For some reason, after muxing foobar2000 sees all the MP4s as AAC SBR (not AAC SBR+PS where applicable). I'm not sure why, but they play okay and import into Audacity fine.

    By far the easiest method for muxing these (aside from maybe batch muxing via a command line) is to use MKVMergeGUI. Just open an AAC file, select "start muxing" and you'll have an MKA in no time. It automatically checks the SBR/HE-AAC option. For some reason though, foobar2000 sees each MKA as AAC SBR as it does for the MP4. I don't know why. If I deselect the SBR/HE-AAC option when muxing it does see the AAC SBR+PS audio as AAC SBR+PS, not just AAC SBR. I suspect deselecting the SBR/HE-AAC option when muxing with MKVMergeGUI would be a bad idea. Maybe what foobar2000 displays is just a foobar2000 oddity. I don't know. I might have to investigate more at some stage.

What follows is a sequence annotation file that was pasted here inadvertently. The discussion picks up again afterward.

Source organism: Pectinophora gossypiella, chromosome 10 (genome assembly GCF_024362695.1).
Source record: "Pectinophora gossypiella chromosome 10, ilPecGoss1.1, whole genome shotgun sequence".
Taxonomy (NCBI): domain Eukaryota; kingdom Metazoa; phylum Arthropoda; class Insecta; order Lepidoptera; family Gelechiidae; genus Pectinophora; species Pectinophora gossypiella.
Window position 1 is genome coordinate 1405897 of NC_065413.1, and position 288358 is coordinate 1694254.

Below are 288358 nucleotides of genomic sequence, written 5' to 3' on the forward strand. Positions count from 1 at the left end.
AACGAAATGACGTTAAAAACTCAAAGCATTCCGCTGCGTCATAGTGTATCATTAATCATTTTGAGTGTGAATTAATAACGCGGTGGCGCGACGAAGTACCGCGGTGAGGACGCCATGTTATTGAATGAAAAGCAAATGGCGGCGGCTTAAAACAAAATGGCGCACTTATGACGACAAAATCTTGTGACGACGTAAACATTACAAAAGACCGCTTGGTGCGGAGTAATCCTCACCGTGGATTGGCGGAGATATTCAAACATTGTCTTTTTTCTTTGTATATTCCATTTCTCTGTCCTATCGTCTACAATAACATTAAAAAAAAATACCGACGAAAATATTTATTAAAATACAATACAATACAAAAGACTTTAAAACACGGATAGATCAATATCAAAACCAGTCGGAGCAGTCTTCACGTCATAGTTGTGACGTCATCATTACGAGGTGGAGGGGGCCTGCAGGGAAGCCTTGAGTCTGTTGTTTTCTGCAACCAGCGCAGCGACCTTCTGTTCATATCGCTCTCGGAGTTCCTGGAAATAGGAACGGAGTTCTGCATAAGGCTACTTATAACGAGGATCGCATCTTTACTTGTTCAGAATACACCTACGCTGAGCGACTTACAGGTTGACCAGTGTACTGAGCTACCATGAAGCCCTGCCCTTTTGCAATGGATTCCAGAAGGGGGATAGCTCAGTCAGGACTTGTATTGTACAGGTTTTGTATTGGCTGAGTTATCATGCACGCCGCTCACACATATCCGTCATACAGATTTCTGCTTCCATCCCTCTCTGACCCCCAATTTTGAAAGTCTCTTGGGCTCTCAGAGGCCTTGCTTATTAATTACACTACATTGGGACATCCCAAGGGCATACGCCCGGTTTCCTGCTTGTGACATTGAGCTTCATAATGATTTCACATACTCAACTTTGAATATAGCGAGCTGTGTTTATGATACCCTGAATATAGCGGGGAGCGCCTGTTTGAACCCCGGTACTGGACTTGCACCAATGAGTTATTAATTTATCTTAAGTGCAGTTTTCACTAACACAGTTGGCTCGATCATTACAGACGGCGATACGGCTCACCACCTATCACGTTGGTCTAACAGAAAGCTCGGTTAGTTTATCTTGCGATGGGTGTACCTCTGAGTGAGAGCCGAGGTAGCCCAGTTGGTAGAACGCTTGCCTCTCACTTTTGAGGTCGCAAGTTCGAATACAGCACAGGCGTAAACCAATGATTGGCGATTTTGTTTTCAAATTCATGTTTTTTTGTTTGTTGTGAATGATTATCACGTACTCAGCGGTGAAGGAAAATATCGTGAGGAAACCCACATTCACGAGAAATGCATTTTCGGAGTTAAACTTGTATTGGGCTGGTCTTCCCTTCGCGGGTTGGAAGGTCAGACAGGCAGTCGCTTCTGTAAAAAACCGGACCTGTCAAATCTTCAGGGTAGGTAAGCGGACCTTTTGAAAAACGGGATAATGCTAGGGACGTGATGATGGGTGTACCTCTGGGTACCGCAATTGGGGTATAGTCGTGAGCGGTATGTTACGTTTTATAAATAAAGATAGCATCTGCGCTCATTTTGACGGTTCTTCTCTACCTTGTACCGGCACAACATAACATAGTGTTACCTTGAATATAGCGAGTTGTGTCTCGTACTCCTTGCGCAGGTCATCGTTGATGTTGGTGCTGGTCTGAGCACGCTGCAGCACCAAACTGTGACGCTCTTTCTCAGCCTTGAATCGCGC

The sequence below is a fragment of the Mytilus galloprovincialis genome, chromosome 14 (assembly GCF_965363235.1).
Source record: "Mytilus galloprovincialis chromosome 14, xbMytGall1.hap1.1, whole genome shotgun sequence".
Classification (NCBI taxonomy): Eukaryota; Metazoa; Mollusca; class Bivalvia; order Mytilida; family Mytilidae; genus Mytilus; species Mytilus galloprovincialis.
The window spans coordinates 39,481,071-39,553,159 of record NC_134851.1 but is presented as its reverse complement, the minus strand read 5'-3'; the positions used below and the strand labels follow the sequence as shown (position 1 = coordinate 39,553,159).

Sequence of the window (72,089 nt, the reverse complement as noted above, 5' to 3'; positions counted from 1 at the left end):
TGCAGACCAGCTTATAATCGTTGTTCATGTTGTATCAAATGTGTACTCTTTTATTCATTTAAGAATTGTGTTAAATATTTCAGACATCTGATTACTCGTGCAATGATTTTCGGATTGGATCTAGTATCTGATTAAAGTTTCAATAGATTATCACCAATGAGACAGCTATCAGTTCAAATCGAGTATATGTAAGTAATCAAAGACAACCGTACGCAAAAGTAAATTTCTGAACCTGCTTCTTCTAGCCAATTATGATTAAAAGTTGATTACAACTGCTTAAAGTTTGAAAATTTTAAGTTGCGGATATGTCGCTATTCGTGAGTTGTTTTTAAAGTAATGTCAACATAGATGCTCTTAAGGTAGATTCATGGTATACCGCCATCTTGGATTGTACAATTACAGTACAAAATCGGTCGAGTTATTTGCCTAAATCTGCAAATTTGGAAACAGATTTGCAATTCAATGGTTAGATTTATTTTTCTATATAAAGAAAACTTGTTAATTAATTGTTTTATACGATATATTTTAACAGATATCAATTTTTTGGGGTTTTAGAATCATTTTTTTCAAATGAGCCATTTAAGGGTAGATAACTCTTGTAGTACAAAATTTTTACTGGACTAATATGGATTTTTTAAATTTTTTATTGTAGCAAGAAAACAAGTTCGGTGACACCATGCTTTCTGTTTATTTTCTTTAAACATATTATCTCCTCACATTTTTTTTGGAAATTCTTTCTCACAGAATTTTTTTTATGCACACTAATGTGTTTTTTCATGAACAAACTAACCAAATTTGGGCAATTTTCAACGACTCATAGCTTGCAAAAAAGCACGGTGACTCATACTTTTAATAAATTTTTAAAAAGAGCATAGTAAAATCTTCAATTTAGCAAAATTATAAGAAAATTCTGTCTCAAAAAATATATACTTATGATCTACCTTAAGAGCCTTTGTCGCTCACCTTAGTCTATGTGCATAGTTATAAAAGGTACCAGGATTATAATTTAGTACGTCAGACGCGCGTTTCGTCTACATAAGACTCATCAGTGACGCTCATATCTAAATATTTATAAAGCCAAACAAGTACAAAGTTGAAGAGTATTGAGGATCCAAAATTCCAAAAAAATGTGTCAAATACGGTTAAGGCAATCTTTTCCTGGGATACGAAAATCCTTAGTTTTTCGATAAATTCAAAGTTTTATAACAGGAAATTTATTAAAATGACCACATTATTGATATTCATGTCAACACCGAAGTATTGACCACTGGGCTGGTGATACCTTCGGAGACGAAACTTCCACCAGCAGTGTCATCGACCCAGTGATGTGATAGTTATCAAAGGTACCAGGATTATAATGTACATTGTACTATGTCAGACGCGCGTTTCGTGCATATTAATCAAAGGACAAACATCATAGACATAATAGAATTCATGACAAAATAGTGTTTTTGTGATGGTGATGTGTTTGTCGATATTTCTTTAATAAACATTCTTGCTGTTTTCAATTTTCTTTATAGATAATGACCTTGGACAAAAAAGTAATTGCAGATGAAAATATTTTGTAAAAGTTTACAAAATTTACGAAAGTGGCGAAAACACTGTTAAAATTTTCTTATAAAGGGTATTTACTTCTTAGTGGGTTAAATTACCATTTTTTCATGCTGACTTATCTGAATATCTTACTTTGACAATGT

Once the audio is muxed as MP4 or MKA, tagging it using the file name shouldn't be hard. I'd do it with Mp3Tag. You can open a bunch of files, right click, select "Convert/File Name to Tag" and you can configure it to use all the file names to tag them correctly. If they're all named the same way (artist - title) it should be pretty easy. From there mp3Tag, or another program, might be able to download more ifo to use when tagging. I haven't played with that much yet.

    I didn't have much luck muxing the AAC files with Video To Video Converter as it seems a bit broken when it coms o AAC and M4A at the moment.

    I ran out of time to experiment with ffmpeg muxing. Or trying MP4Box via a command line. Maybe tomorrow. Hopefully some of that will point you in the right direction though.....